This week’s leadership is brought to you by the number 4

Henry Cooke’s latest piece suggests that the National Party is currently characterized by a great deal of nervous excitement or energy. Are they excited? Are they nervous? No doubt, some will be worried for having hitched their wagon to the wrong star. Quote.

It is a febrile time within the National Party.

There have been worse times for leader Simon Bridges. The Jami-Lee Ross week last year was so painful at points it felt pertinent to remind yourself that the National Party had existed for close to a century, and would probably survive this.

It did, as did Bridges’ leadership.

The Easter break will provide a useful respite for Bridges, some time away from the cameras and caucus. But he should be chasing cameras right now. End quote.

Why? The cameras and the press never do him any favours. Quote.

The immediate issue facing Bridges is the “emotional junior staffer” saga. […] End quote.

We can skip the details. Quote.

[…] plenty of people know that leaks from within the party did not stop once Ross was expelled. That’s probably why detailed polling seems to no longer be shared with caucus.

And yet it is the polls keeping Bridges breathing. Reid Research/Business NZ polls have found Labour up and National down – but not dramatically. Labour were close to 50 while National sat at 41.3 per cent.

It is the “4” before the poll number which is magic. The difference between 40 per cent and 39.5 per cent in a regular poll is a handful of people, but it is a hugely important distinction, psychologically. If National is above 40, even well behind Labour, it is still in serious running for the next election. Bridges could end up a bit like Bill Shorten, the unpopular leader of the popular Australian Labor Party, who will probably win next month’s election.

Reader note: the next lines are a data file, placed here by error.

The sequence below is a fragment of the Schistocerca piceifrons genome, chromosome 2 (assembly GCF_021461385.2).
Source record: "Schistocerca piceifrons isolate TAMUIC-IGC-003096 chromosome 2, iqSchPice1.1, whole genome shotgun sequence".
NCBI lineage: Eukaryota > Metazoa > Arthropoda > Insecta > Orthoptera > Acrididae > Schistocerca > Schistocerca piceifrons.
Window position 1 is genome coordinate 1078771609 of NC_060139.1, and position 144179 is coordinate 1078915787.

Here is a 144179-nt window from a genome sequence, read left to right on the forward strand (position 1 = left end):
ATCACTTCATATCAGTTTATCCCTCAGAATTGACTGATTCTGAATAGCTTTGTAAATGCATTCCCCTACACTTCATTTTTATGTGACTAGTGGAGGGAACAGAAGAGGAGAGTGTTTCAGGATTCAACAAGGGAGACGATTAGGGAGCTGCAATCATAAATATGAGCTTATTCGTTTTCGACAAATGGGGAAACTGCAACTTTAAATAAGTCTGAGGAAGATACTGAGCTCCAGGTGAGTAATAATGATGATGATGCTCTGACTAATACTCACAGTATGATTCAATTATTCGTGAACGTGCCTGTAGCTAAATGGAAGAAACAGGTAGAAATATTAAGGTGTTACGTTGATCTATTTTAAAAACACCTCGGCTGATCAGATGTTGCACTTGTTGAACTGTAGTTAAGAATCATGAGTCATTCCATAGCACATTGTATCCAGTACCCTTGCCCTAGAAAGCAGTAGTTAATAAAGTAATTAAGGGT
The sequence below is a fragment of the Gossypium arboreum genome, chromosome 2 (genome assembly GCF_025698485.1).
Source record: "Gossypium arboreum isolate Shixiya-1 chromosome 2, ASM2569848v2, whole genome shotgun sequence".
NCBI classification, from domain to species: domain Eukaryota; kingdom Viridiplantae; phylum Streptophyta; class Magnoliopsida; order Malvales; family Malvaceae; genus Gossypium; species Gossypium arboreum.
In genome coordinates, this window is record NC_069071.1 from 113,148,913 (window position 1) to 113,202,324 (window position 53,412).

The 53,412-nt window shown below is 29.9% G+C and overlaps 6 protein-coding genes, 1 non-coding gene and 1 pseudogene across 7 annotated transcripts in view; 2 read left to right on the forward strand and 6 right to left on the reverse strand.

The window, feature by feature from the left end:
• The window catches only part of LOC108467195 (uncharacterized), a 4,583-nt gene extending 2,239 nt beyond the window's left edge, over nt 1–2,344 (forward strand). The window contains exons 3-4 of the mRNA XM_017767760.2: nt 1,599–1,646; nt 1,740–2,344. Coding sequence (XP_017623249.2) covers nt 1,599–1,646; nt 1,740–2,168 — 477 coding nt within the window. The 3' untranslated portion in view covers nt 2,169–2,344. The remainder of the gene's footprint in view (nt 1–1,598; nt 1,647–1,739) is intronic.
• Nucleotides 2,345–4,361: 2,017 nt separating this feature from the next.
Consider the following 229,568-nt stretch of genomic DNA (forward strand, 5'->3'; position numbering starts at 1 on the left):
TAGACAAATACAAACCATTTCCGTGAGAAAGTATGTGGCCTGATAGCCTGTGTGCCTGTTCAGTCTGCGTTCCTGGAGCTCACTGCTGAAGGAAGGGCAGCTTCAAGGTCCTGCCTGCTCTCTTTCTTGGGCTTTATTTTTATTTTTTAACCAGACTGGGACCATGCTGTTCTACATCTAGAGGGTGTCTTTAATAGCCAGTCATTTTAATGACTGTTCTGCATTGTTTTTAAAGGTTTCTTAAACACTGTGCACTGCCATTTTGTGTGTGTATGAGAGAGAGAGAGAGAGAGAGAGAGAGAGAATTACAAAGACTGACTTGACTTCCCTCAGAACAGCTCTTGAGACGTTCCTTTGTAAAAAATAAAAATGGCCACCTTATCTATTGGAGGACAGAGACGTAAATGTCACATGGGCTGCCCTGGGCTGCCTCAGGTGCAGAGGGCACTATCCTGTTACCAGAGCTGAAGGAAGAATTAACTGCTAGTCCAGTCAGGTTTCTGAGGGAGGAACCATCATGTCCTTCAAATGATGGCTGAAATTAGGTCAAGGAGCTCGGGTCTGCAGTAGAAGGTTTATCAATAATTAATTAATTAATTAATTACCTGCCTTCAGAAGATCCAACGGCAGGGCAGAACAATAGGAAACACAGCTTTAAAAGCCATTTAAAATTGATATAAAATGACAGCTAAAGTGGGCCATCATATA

Despite the problems Bridges has getting his personal numbers up, National has been getting plenty of traction in recent months. It’s understood that before the mosque attacks, internal polls had them doing very well as the Government struggled to defend a capital gains tax it hadn’t actually endorsed. Those gains have been lost, but probably not forever.

Another problem for any of the various contenders to replace Bridges is the messiness of doing so. They all watched Labour tear themselves apart over this, with the only successful change taking place cleanly (in public at least) after former leader Andrew Little fell on his sword.

Bridges isn’t going to do that any time soon. It’s thought that Judith Collins won’t make a move unless she can be close to certain she would win a caucus vote. And there is plenty of chatter about Mark Mitchell and Paula Bennett readying themselves to be the non-Collins non-Bridges ticket. End quote.

Is there any truth to the rumour that Mitchell and Bennett will be “having a cup of tea” on their trip to the USA next month? Quote.

The magic number isn’t the only safety rail for Bridges. He also has the helpful fact that National were probably always doomed to lose the 2020 election, meaning plenty of contenders might be happy to watch him do so. Many, but maybe not all. End quote.